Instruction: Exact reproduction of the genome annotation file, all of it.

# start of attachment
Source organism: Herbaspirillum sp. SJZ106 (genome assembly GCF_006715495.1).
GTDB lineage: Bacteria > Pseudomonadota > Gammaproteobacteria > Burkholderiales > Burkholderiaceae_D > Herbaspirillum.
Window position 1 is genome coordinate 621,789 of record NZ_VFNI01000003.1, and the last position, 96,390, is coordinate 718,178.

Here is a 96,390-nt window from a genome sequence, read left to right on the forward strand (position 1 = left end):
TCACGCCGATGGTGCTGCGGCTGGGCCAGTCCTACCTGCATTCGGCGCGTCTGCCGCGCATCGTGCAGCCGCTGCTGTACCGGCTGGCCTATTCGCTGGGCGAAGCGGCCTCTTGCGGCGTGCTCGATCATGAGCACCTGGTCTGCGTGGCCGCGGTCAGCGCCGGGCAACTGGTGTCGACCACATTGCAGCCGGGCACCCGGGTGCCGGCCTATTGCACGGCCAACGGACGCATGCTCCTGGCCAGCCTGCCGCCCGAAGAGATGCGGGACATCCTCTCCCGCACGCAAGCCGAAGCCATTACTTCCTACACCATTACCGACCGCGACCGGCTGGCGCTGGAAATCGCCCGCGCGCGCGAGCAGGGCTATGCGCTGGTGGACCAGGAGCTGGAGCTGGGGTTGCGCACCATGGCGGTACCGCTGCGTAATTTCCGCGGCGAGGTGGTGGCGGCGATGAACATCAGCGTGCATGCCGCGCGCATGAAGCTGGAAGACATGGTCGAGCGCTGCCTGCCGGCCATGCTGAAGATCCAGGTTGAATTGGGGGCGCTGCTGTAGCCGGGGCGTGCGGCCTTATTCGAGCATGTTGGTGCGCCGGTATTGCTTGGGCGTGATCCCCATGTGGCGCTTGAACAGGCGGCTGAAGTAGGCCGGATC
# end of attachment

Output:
Source organism: Herbaspirillum sp. SJZ106 (genome assembly GCF_006715495.1).
GTDB lineage: Bacteria > Pseudomonadota > Gammaproteobacteria > Burkholderiales > Burkholderiaceae_D > Herbaspirillum.
Window position 1 is genome coordinate 621,789 of record NZ_VFNI01000003.1, and the last position, 96,390, is coordinate 718,178.

Here is a 96,390-nt window from a genome sequence, read left to right on the forward strand (position 1 = left end):
TCACGCCGATGGTGCTGCGGCTGGGCCAGTCCTACCTGCATTCGGCGCGTCTGCCGCGCATCGTGCAGCCGCTGCTGTACCGGCTGGCCTATTCGCTGGGCGAAGCGGCCTCTTGCGGCGTGCTCGATCATGAGCACCTGGTCTGCGTGGCCGCGGTCAGCGCCGGGCAACTGGTGTCGACCACATTGCAGCCGGGCACCCGGGTGCCGGCCTATTGCACGGCCAACGGACGCATGCTCCTGGCCAGCCTGCCGCCCGAAGAGATGCGGGACATCCTCTCCCGCACGCAAGCCGAAGCCATTACTTCCTACACCATTACCGACCGCGACCGGCTGGCGCTGGAAATCGCCCGCGCGCGCGAGCAGGGCTATGCGCTGGTGGACCAGGAGCTGGAGCTGGGGTTGCGCACCATGGCGGTACCGCTGCGTAATTTCCGCGGCGAGGTGGTGGCGGCGATGAACATCAGCGTGCATGCCGCGCGCATGAAGCTGGAAGACATGGTCGAGCGCTGCCTGCCGGCCATGCTGAAGATCCAGGTTGAATTGGGGGCGCTGCTGTAGCCGGGGCGTGCGGCCTTATTCGAGCATGTTGGTGCGCCGGTATTGCTTGGGCGTGATCCCCATGTGGCGCTTGAACAGGCGGCTGAAGTAGGCCGGATC